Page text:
Approximately half of the cases of Ebola, a serious hemorrhagic disease that does not have treatment, are fatal.
In the Democratic Republic of the Congo, in Africa, there is an epidemic of the virus (caused by the Zaire species) since August 2018 which, according to figures from the World Health Organization (WHO).
Has already killed 1,281 people out of the 1,920 diagnosed with this disease. Finding a vaccine against Ebola is the main objective of many researchers.
Now, a team from the Institute of AIDS Research IrsiCaixa, jointly promoted by La Caixa and the Ministry of Health, has discovered that filoviruses (a family of viruses that encompass Ebola)
Share with HIV one of the entry routes to Myeloid cells of the immune system, and have designed antibodies, still in the preclinical phase, that completely block this pathway in human cells.
There are many more entry ways, but this is one of them. This work was just published in the journal ‘Nature Microbiology’.
The difficulty of designing therapies against Ebola is that you can not predict which species of the virus will emerge in each block
The main obstacle when designing therapies against viruses of great genetic variability, such as HIV, is the need to act simultaneously against multiple targets of the virus so that the treatment does not lose effectiveness.
In the case of Ebola, the complexity arises because you can not predict which species will emerge in each outbreak.
One way to avoid this pitfall is to design a therapy against viral receptors in the cell [or, what is the same thing, the ways of entry of the virus],” explains Nuria Izquierdo-Useros, associate researcher at IrsiCaixa and co-leader of the article.
“But for that we have to know what those receptors are, and now we have found a new one and designed different antibodies that can block it,” he adds.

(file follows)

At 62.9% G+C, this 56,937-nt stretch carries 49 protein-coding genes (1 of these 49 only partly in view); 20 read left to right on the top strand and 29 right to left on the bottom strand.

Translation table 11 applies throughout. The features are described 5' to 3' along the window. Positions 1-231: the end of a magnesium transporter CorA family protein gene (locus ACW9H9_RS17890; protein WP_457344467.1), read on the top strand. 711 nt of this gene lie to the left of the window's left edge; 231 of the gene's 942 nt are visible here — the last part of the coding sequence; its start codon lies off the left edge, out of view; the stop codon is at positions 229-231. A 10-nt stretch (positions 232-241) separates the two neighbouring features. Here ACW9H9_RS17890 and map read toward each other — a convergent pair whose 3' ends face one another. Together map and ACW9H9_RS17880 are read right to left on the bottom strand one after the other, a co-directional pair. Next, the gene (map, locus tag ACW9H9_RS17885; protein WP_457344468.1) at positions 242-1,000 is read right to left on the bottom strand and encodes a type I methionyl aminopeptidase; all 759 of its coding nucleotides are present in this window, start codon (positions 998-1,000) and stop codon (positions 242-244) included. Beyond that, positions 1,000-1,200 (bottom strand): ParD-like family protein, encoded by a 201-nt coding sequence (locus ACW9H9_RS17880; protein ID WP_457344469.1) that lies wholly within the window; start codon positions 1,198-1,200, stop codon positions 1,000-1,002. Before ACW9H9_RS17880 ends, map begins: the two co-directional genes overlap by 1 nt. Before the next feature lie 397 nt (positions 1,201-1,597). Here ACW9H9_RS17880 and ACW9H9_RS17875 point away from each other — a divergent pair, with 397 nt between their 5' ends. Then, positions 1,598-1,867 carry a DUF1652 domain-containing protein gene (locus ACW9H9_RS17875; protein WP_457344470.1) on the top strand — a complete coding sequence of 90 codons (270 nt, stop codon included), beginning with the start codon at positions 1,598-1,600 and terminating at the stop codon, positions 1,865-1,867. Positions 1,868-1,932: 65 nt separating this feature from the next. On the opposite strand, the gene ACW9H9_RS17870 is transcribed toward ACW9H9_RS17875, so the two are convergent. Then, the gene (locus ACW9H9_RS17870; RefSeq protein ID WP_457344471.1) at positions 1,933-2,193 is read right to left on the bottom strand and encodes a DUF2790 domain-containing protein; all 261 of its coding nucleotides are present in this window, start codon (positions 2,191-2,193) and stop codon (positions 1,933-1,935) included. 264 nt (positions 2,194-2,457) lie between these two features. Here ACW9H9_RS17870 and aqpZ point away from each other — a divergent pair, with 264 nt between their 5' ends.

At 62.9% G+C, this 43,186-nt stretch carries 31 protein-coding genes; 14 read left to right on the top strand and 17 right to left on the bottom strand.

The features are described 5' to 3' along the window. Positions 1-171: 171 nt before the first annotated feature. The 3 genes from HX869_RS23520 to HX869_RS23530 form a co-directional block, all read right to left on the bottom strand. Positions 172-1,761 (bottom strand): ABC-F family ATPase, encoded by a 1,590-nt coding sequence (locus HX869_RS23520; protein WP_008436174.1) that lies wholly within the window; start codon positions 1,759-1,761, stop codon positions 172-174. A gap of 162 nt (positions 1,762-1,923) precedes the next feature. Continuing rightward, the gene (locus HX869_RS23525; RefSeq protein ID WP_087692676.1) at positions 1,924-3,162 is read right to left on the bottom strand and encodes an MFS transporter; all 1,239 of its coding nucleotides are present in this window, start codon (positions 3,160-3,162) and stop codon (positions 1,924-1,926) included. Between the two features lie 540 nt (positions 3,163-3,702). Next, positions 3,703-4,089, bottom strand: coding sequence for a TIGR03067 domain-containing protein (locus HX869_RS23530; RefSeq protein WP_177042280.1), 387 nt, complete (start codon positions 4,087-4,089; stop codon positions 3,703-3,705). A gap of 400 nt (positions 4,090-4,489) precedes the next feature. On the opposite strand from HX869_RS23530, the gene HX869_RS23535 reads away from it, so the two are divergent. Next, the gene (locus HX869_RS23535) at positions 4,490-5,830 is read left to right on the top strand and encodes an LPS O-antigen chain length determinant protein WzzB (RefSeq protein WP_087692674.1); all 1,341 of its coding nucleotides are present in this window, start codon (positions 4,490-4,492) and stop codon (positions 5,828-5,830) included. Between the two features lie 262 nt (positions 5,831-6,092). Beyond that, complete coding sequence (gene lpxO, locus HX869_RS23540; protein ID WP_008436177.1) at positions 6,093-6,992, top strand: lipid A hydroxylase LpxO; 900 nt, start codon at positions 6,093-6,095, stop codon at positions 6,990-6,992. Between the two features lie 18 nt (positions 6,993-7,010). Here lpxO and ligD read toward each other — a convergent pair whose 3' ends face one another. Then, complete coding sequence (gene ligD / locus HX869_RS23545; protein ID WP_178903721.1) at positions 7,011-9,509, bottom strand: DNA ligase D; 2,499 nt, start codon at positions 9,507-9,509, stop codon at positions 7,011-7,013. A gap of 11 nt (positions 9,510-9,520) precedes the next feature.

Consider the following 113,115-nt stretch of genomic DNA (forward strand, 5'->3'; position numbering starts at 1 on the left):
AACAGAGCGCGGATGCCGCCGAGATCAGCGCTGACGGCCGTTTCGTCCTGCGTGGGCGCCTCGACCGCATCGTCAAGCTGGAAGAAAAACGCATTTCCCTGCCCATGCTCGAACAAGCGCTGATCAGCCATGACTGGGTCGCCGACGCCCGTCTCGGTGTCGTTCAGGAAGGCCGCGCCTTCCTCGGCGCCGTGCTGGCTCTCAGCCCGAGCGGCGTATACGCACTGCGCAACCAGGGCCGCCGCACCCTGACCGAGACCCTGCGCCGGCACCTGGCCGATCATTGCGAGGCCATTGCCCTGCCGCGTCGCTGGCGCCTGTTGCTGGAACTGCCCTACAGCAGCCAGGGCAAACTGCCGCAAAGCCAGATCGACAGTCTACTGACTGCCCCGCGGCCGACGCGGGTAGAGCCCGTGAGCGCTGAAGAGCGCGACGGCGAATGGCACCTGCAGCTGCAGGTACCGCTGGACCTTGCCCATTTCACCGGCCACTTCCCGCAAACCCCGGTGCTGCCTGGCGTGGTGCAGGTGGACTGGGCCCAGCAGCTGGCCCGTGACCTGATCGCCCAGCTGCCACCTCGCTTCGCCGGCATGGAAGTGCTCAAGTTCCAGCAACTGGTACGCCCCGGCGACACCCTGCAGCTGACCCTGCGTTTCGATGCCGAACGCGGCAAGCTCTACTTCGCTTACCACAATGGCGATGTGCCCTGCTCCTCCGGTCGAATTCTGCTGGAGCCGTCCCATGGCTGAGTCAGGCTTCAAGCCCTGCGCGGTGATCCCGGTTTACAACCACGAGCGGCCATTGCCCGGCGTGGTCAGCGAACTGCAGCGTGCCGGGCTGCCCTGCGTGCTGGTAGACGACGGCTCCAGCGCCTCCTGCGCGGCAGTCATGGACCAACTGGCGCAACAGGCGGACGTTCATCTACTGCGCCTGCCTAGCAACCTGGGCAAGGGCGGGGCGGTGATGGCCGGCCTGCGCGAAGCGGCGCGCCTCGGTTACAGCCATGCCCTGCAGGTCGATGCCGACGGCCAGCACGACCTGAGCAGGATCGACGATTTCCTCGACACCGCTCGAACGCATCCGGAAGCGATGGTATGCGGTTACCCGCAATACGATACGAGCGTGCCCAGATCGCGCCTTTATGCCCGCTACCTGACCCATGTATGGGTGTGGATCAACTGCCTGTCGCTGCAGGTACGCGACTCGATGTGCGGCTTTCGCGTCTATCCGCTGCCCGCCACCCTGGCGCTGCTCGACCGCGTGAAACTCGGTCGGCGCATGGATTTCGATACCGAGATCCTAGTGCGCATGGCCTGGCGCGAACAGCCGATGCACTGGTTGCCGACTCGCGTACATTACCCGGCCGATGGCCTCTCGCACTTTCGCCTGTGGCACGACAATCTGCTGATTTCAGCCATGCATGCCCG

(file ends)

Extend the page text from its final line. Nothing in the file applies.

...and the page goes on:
The Siglec-1 protein
The work has shown that viruses of the family ‘Filoviridae’, which encompasses the different species of Ebola and other viruses that cause hemorrhagic fevers (such as, for example.
Marburg) use the Siglec-1 protein to penetrate myeloid cells of the immune system, which are responsible for initiating the defense response of the organism against an infection.
Siglec-1 is the same doorway that HIV uses to invade these cells, and was discovered in 2012 by the same team of researchers, the Retrovirology and Clinical Studies group of IrsiCaixa.
In this study, scientists have worked with Virus-LikeParticles (VLP) of Ebola, which are synthetic viral particles that mimic the structure of the virus but do not have their infectious capacity, so they can be safely manipulated in laboratories.
Thus, they have shown that antibodies block the entry of Ebola into myeloid cells, experimenting with dendritic cells, monocytes and immune cells of the lymphoid tissue.
These are the first cellular targets affected by the virus, before expanding into other organs and tissues.
According to Daniel Perez-Zsolt, researcher at IrsiCaixa and first author of the work, the key to the new antibodies is that “they would be useful regardless of the species of the virus that emerged”.
“We have been experimenting with VLP of the Zaire species of the Ebola virus and with VLP of the Marburg virus, and on all occasions we see a blocking effect”.
At the same time, the study has found that “other receptors that were supposed to have an important role do not have such a clear contribution in the infection of the myeloid cells of the immune system.”
The next step, the scientists point out, will be to test the antibodies with real viruses in animal models and in laboratories of level 4 of biosafety, the maximum existing and necessary to work with a virus of the infectious capacity of Ebola.
If the results are confirmed, the antibodies could be used to prevent or treat the infection, in combination therapies with other drugs because Siglec-1 is not the only route of entry into the cells.
An antiviral against Ebola has to be effective against all the entry doors of the virus, and these have not yet been fully identified, we must close all the entry routes, and we have already achieved it with one,” he says.
ICREA researcher at IrsiCaixa and leader of the group that has done this work.